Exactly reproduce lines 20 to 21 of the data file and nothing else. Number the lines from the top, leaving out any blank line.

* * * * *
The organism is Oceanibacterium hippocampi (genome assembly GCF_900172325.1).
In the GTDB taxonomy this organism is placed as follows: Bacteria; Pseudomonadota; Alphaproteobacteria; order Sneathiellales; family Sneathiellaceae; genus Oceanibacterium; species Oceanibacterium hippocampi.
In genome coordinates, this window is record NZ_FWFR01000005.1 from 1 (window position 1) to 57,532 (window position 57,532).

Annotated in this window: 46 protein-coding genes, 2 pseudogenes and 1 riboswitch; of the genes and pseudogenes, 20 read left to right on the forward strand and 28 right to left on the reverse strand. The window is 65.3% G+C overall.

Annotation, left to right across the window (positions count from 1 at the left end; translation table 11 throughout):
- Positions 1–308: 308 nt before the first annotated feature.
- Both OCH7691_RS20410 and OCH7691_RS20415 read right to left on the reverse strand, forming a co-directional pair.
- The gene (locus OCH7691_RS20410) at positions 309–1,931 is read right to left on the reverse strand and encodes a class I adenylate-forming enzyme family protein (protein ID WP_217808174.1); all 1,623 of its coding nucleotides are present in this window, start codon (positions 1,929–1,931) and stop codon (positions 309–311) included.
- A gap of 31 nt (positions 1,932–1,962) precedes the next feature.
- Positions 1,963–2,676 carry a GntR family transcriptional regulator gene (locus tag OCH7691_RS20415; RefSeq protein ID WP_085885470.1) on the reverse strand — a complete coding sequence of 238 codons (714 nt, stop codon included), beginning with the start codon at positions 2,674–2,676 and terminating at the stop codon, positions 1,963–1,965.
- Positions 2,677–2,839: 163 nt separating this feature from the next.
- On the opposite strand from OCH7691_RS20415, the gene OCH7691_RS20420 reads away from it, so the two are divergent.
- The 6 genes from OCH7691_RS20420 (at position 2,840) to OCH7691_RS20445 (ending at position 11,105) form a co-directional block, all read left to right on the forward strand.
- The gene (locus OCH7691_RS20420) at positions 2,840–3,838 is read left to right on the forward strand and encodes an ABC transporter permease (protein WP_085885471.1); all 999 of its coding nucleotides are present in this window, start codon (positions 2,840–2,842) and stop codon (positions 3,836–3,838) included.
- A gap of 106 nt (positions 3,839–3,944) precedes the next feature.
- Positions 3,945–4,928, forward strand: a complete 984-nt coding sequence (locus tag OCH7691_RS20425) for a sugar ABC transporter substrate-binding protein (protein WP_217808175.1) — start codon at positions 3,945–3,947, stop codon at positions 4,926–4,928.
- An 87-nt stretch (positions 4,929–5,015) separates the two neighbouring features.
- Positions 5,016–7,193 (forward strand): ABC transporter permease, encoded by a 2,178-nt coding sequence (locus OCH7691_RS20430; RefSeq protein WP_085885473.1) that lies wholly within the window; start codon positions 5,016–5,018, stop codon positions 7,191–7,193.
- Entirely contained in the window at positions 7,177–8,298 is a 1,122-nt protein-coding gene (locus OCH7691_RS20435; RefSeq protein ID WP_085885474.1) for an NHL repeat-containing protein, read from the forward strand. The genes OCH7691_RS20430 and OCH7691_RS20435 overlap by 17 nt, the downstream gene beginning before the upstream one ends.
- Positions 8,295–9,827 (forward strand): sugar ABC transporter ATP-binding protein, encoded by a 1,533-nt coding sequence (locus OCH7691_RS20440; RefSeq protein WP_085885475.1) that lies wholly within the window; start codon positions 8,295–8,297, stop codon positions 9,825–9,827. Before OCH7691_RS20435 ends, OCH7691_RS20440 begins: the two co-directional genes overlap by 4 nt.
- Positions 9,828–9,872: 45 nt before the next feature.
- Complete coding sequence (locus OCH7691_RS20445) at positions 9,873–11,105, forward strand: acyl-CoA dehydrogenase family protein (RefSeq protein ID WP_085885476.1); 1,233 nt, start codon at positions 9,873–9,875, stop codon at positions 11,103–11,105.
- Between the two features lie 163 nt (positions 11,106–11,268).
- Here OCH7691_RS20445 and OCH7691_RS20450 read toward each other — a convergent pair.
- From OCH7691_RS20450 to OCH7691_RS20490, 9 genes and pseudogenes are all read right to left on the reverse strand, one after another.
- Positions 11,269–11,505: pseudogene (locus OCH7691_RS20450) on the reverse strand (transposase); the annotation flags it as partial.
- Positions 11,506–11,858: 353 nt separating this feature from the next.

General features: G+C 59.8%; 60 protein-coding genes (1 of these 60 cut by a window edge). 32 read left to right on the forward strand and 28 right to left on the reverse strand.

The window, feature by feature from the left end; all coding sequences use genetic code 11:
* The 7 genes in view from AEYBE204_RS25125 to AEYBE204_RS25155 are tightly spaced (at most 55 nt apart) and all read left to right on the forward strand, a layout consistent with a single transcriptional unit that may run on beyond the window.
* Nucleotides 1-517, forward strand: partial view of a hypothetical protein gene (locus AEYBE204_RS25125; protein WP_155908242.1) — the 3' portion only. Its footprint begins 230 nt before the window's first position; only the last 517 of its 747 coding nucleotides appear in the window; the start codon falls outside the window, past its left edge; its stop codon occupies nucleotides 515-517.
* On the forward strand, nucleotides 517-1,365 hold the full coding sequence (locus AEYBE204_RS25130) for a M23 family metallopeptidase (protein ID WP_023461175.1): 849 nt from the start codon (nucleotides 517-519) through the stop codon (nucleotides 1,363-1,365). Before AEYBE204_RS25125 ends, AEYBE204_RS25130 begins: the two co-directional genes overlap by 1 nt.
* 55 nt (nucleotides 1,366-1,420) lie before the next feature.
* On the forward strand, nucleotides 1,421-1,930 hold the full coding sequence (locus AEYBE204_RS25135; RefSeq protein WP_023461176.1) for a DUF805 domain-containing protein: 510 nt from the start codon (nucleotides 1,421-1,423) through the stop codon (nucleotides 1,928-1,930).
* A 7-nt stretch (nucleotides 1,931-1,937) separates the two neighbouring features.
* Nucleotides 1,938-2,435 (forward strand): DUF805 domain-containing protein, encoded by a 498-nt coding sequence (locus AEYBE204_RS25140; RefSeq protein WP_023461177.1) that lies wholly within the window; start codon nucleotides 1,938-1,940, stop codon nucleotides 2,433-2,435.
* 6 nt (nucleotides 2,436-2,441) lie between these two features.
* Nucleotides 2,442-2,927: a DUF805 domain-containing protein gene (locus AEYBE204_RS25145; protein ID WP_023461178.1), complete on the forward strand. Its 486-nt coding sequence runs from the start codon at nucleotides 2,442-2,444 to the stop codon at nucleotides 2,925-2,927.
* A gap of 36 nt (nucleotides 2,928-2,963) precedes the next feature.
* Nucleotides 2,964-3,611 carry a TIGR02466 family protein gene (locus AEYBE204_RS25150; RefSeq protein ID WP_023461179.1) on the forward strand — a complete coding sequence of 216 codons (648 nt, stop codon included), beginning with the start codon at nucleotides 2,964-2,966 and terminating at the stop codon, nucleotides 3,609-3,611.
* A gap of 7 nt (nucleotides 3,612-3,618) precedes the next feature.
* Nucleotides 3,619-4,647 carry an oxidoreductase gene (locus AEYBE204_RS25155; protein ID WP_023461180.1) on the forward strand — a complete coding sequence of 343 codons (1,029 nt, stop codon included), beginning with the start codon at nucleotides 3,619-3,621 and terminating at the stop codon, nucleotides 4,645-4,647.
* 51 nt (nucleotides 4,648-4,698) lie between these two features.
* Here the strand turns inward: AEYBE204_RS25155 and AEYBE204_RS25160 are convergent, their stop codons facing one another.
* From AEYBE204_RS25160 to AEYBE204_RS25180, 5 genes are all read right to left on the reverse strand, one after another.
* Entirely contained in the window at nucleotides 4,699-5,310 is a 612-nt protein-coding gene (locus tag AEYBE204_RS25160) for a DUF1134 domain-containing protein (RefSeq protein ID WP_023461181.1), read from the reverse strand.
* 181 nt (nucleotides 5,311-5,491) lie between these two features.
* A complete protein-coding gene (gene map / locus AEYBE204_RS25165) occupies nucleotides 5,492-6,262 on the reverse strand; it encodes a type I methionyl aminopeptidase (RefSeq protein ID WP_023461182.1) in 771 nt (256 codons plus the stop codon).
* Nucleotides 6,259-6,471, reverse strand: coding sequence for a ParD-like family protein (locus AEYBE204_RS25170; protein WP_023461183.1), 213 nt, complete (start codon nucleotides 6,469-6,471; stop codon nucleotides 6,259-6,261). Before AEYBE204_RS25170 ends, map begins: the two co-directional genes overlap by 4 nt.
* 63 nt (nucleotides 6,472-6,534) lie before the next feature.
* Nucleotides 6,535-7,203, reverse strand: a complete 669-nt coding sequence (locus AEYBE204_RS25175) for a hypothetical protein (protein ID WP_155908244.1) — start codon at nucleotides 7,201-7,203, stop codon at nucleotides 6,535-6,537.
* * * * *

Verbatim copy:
- Positions 8,295–9,827 (forward strand): sugar ABC transporter ATP-binding protein, encoded by a 1,533-nt coding sequence (locus OCH7691_RS20440; RefSeq protein WP_085885475.1) that lies wholly within the window; start codon positions 8,295–8,297, stop codon positions 9,825–9,827. Before OCH7691_RS20435 ends, OCH7691_RS20440 begins: the two co-directional genes overlap by 4 nt.
- Positions 9,828–9,872: 45 nt before the next feature.